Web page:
Sadly, the shooting of Serpico was not the nadir for 778 Driggs. As the 70’s progressed, the building declined further, until by the early 1980’s it was abandoned by its landlord. At that point the ownership was transferred Los Sures, a community group that assumed the management and ownership of many properties in South Williamsburg during the 70’s and 80’s, when the neighborhood was beginning to fill up with vacant buildings. With grants from various agencies, Los Sures renovated 778 Driggs sometime in the 1980’s and turned it into affordable housing.
It’s interesting that the this cycle from squalor to stability that the building has gone through is far from the first change of fate and status that 778 Driggs has experienced. The name of the building itself, Novelty Court, comes from the Novelty Theater, which stood on the site (under a variety of names) from 1852 until 1917, when it was demolished and replaced by its namesake apartments.
In its original form, as Odeon Hall, it was a theater for plays ranging from contemporary pieces to Shakespeare and was known as one of the premier theaters in Brooklyn. By the late 1880’s, it had lost some of its cachet to a newer theater on Bedford Avenue and begun to feature less esteemed touring companies. At that point, it also presented lighter entertainment like vaudeville, minstrel shows, and burlesque. As the neighborhood changed at the dawn of the 20th century, and the Irish and Germans moved out and Eastern European Jews moved in, the Novelty begin to feature more Yiddish theater (on March 7, 1913, seven people “of the Hebrew faith” were charged with putting on a theatrical performance on the Christian Sabbath at the Novelty).
During this time it was named Adler’s Novelty, as seen in the photo above. The name was derived from its owner, actress Sarah Adler, mother of Stella Adler (who also acted in the Novelty) who later brought Method acting to America and taught Marlon Brando and Robert Deniro, amongst many others.
By 1916, with the advent of motion pictures, the Novelty featured less live performance to the point where it was described in a contemporary newspaper article as an “ordinary movie house.” The same fate had befallen many of the live theaters in the area as they struggled to cope with both a changing neighborhood and changing tastes in entertainment. While it would certainly continue as a pastime for the middle and upper classes, the days of theatergoing being a regular event for New Yorkers of all backgrounds was over and done.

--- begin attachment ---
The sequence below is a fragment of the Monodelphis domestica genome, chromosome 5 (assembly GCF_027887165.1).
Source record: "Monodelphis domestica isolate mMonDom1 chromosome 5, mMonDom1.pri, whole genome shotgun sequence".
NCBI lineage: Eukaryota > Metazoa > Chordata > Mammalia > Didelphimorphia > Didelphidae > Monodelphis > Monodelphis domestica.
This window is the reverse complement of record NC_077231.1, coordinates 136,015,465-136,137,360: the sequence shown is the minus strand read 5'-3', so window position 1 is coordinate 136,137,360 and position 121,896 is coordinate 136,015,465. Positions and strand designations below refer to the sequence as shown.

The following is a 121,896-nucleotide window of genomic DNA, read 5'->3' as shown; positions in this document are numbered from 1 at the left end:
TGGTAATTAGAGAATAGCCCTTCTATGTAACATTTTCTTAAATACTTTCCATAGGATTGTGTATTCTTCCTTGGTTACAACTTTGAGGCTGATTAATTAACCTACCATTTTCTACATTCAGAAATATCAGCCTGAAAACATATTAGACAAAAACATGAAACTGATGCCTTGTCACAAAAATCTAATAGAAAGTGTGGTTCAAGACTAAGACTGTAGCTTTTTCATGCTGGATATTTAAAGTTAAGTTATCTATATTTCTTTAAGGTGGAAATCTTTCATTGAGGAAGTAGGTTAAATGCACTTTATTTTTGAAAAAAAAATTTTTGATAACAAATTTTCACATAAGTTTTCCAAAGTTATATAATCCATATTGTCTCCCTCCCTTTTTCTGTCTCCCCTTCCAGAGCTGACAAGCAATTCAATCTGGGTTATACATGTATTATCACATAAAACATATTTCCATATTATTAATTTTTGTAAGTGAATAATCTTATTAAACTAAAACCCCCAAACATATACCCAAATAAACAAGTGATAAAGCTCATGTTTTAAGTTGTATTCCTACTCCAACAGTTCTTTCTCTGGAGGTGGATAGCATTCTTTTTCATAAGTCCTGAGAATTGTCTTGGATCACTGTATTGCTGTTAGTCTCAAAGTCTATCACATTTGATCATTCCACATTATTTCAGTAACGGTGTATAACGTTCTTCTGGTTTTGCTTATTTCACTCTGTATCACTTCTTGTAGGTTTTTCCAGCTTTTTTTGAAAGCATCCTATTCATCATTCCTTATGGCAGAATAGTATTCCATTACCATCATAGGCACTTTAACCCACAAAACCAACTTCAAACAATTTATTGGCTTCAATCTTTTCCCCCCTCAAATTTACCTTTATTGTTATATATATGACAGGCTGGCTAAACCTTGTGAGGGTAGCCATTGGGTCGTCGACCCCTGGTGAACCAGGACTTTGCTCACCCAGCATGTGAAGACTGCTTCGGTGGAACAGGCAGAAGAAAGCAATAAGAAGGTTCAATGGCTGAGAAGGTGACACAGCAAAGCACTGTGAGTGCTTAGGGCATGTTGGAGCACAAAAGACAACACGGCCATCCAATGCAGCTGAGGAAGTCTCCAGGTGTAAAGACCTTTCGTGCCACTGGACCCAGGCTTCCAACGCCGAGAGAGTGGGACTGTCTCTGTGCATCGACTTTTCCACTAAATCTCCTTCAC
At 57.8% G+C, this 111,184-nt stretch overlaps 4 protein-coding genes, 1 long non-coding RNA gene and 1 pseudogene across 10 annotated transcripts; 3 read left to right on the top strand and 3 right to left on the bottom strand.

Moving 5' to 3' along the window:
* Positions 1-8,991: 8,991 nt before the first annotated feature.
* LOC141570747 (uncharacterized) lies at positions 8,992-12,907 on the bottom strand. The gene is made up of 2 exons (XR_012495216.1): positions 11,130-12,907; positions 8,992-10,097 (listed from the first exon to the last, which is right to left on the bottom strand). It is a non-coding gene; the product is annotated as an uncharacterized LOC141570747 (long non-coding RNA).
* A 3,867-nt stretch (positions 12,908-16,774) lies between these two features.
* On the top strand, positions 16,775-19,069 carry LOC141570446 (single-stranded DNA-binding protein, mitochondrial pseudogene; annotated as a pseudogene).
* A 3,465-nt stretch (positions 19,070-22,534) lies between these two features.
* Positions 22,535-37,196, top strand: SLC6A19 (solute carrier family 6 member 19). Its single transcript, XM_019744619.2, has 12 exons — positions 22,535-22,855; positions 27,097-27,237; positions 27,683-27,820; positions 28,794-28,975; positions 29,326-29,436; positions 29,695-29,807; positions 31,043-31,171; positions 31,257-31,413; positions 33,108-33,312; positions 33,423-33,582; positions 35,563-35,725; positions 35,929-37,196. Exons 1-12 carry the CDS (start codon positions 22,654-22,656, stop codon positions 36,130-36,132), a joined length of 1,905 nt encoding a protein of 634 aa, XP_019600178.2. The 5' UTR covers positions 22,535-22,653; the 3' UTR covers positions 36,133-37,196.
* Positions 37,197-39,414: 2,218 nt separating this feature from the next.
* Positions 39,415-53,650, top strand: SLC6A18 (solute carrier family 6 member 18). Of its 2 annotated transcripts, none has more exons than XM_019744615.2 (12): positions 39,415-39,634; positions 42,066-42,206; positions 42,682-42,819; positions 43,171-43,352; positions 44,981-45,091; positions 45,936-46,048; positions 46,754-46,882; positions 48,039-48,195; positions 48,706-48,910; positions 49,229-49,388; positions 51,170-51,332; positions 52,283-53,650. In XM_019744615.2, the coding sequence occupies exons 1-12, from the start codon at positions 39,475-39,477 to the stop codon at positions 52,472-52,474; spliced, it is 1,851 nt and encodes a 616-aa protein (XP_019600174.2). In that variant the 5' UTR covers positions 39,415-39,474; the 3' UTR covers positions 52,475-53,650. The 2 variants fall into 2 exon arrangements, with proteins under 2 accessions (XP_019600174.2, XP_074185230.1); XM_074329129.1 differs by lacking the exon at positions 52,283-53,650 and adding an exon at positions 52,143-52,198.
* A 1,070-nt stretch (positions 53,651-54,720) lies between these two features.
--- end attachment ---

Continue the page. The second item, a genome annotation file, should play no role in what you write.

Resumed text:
In 1917, the Novelty Theater was torn down, to be replaced by the Novelty Court apartment building. I have read that the same bricks were used in both buildings, but I’d take that with a grain of salt. At the time of its construction, it most likely was a neighborhood showpiece. However, just 15 years later in 1933, with the Great Depression in full swing, the building was already being foreclosed and auctioned off by the Dime Bank of Williamsburgh.
By the time Frank Serpico got there, decades of neglect to both the inner cities in general and the building specifically, had left its mark. Who would have ever guessed that the building where one of the most notorious crimes in New York history occurred would later stand in one of the most famously gentrified neighborhoods in the city?
The word “Williamsburg” has become a punchline in TV shows like 2 Broke Girls, used as shorthand to signify posturing wannabe artists whiling away their days sitting at cafes, and spending their nights abusing cocaine and PBR, all on the tab of daddy’s trustfund. But, without groups like Los Sures managing the buildings and the Puerto Rican community that lived there and maintained a community none of this gentrification would have been possible.
But, ups and downs are part of New York. A neighborhood’s fortunes are almost always rising or falling, they rarely stay static. The Williamsburg of the Novelty Theater/Court has lived through the memories of English, Irish, Germans, Puerto Ricans, and yes, now some transplanted Vogue magazine intern from California, each of whose Williamsburg experience would be completely foreign to the others.
As a Brooklyn Daily Eagle article from January 20, 1866 notes: “The Odeon, like the section of the city which it is located, has undergone vicissitudes, and its career is typical of the fortunes of the ‘Burgh. When Williamsburgh was thriving, the Odeon flourished; when Williamsburgh sank into dulness(sic), the Odeon was deserted.”